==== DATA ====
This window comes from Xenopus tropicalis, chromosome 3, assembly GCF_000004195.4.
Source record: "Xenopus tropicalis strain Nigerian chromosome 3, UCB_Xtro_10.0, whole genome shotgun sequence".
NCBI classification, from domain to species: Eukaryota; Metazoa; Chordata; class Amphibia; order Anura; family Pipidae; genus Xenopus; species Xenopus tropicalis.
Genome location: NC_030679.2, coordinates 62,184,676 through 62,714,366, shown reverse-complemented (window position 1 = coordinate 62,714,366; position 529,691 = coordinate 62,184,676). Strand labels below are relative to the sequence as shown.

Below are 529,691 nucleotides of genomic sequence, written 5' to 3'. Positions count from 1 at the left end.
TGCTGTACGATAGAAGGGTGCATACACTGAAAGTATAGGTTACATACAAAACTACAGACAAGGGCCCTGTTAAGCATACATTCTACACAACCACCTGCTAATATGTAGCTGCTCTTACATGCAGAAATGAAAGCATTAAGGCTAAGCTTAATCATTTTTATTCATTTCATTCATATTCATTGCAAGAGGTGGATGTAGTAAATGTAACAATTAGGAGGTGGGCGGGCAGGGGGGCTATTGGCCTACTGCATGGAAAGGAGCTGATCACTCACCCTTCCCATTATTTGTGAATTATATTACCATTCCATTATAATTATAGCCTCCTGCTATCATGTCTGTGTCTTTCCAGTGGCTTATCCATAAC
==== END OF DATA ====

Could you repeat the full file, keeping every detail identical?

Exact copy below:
This window comes from Xenopus tropicalis, chromosome 3, assembly GCF_000004195.4.
Source record: "Xenopus tropicalis strain Nigerian chromosome 3, UCB_Xtro_10.0, whole genome shotgun sequence".
NCBI classification, from domain to species: Eukaryota; Metazoa; Chordata; class Amphibia; order Anura; family Pipidae; genus Xenopus; species Xenopus tropicalis.
Genome location: NC_030679.2, coordinates 62,184,676 through 62,714,366, shown reverse-complemented (window position 1 = coordinate 62,714,366; position 529,691 = coordinate 62,184,676). Strand labels below are relative to the sequence as shown.

Below are 529,691 nucleotides of genomic sequence, written 5' to 3'. Positions count from 1 at the left end.
TGCTGTACGATAGAAGGGTGCATACACTGAAAGTATAGGTTACATACAAAACTACAGACAAGGGCCCTGTTAAGCATACATTCTACACAACCACCTGCTAATATGTAGCTGCTCTTACATGCAGAAATGAAAGCATTAAGGCTAAGCTTAATCATTTTTATTCATTTCATTCATATTCATTGCAAGAGGTGGATGTAGTAAATGTAACAATTAGGAGGTGGGCGGGCAGGGGGGCTATTGGCCTACTGCATGGAAAGGAGCTGATCACTCACCCTTCCCATTATTTGTGAATTATATTACCATTCCATTATAATTATAGCCTCCTGCTATCATGTCTGTGTCTTTCCAGTGGCTTATCCATAAC